順天堂グローバル教養論集第一巻20160325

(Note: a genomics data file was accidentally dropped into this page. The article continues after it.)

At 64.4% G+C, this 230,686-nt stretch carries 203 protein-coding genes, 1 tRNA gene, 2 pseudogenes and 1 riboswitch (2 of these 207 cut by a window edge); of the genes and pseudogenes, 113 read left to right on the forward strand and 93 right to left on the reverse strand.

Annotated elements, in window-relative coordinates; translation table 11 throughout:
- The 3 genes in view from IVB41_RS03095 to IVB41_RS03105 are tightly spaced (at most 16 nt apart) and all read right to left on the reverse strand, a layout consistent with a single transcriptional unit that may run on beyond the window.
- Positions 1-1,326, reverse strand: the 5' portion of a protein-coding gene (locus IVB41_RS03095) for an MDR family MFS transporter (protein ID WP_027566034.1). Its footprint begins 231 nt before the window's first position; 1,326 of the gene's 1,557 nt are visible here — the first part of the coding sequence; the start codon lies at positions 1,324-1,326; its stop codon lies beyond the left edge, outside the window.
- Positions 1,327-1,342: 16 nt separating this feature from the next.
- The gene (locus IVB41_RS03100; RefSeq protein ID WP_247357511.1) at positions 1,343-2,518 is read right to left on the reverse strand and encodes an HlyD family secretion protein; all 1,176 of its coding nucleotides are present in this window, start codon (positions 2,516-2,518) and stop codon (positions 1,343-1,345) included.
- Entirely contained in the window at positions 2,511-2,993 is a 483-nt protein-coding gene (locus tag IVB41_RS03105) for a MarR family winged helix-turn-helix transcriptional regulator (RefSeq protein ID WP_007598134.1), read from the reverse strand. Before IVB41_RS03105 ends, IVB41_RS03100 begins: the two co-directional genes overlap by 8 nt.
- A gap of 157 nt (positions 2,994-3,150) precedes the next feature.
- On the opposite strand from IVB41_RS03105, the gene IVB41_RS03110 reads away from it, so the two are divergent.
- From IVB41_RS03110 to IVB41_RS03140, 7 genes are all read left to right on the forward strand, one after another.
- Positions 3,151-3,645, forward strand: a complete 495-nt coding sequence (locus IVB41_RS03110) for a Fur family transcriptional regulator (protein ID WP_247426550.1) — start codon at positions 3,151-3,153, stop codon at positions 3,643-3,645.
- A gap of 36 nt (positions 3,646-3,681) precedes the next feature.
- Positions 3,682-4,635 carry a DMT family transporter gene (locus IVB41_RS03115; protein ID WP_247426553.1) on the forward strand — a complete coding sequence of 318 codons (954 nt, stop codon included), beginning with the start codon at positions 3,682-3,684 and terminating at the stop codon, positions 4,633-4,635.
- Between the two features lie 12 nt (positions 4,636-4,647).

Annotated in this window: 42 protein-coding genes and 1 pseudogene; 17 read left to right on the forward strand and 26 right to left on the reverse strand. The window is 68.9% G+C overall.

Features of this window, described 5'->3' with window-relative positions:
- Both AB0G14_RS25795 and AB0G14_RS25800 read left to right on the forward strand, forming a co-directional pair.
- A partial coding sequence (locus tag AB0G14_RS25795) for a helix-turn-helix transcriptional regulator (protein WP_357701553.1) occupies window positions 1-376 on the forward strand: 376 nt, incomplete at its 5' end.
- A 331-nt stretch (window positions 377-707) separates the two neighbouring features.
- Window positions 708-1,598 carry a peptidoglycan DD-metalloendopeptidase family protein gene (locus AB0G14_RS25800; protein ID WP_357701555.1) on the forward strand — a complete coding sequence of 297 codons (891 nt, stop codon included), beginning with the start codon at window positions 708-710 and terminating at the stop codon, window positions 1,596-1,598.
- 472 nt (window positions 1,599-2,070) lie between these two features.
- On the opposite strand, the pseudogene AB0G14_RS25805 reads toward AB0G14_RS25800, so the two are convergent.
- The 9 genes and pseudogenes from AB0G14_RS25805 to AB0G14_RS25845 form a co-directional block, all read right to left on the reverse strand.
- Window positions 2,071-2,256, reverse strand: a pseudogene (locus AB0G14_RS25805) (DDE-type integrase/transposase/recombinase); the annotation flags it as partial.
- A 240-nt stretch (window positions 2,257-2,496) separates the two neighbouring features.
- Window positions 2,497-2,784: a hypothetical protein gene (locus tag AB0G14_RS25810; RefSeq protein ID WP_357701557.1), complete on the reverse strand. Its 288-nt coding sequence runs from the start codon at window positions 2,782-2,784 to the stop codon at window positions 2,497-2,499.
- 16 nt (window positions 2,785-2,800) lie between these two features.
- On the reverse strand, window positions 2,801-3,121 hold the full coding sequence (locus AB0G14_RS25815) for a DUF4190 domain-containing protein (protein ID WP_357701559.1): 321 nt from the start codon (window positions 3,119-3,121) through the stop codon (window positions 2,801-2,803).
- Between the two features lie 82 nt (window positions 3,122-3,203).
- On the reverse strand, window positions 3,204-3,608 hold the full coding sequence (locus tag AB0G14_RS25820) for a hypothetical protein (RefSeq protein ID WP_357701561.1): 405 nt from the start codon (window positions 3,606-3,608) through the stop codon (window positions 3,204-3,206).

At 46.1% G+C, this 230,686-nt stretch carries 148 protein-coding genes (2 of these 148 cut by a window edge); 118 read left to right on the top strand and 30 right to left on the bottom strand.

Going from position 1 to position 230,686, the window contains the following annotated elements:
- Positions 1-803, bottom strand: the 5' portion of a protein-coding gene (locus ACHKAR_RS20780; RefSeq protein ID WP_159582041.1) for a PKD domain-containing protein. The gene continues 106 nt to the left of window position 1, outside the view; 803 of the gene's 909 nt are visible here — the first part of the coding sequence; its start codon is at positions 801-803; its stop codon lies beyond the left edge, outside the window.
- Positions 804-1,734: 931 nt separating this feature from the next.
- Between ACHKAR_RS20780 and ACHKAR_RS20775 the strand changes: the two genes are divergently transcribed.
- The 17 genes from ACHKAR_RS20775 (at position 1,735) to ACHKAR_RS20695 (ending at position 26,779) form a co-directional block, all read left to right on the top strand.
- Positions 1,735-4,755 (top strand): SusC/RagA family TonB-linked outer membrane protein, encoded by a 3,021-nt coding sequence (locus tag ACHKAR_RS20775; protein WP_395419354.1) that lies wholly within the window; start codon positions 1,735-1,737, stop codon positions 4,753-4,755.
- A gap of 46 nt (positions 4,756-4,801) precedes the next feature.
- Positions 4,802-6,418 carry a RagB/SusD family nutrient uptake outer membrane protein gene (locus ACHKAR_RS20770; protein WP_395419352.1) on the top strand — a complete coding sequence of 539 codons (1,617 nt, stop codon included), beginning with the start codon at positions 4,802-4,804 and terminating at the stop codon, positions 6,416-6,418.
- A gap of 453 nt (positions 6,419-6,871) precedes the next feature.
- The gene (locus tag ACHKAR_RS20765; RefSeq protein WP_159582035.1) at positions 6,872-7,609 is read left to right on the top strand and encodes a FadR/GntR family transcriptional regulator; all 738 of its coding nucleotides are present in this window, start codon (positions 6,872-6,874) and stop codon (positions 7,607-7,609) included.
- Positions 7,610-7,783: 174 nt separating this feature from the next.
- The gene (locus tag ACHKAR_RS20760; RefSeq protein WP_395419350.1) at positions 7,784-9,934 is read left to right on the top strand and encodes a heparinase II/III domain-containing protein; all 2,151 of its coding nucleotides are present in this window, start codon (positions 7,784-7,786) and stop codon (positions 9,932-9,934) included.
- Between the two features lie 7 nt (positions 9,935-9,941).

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99Extensive Reading Onboarding2.5. The addition of electronic graded readers On May 12, the XReading system of online graded readers was introduced to students. Positive results had been obtained with this system at an-other university in Tokyo (Cote & Milliner, 2014), and hopes were high that with the ability to access and read the books practically anywhere and any-time, engagement would increase. In class, each stu-dent was given a detailed visual guide with instruc-tions for how to access the website and borrow books. Teachers had been instructed on how to use the system and had been given the opportunity to try it out. Each teacher carefully explained the online ER access and borrowing system, once again en-couraging them to read. 2.6. Results at mid-term At the end of May, two weeks after the online sys-tem was made available to students, it was being se-verely under-utilized. Only 8 students (6.5%) had ac-cessed the system and borrowed a book, and only 4 of those books had been completed. Students were clearly ignoring the online reading option. The paper readers were being used more, but the results were not anywhere near close enough to what they would need to be for students to benet from the activity (Nishizawa, Yoshioka, & Fukada, 2010; Beglar & Hunt, 2014), with the exception of perhaps 6–7 stu-dents. Only 124 books had been borrowed and re-turned. Furthermore, only 41 students seemed to be participating in ER with graded readers to any extent. Some other students did say they were reading novels or other materials outside of the graded readers, but given the prociency of the student population, the graded readers were more appropriate for almost all students, and they were going largely unused. 2.7. Additional interventions It was clear by the beginning of June that ER was not going well. Of greatest concern was the almost universal lack of interest/participation in online ER. At this point, the teachers planned a new interven-tion. Students would be given an activity that re-quired them to visit XReading and read a book. The book would form the basis of a discussion in the next class. The goal was to get the students just to try logging on to the system and experience choos-ing and then reading a book on their devices. This intervention resulted in a large number of students visiting the XReading site for the rst time and be-coming familiar with the system. By the middle of June, 93 students had accessed the XReading site at least once—but still 30 students had never logged on. Some of those students were reading paper read-ers and so may simply have had a preference for pa-per-based readers, but some of the students were not reading extensively at all. And of the students who had accessed XReading, at least 13 (10.5% of all students) nished less than 30% of the one book they borrowed. It became clear that getting students into the system and reading regularly would be an ongoing challenge, particularly given the current structure of the program. Two teachers reacted to this by requiring students to keep and share their count of the books and number of words they had read. In two (of the ten) classes, class word count targets were set, with the promise of some celebra-tion if the targets were met. 2.8. ER engagement by the end of rst term Results for ER proved difcult to tabulate. Hav-ing two systems of graded readers, plus allowing students to read outside materials, made counting problematic. The results here were tabulated from the XReading system records, the paper book bor-rowing records, and a questionnaire administered at the end of term. In total, students attempted 525 graded readers. Of these, they completed a total of

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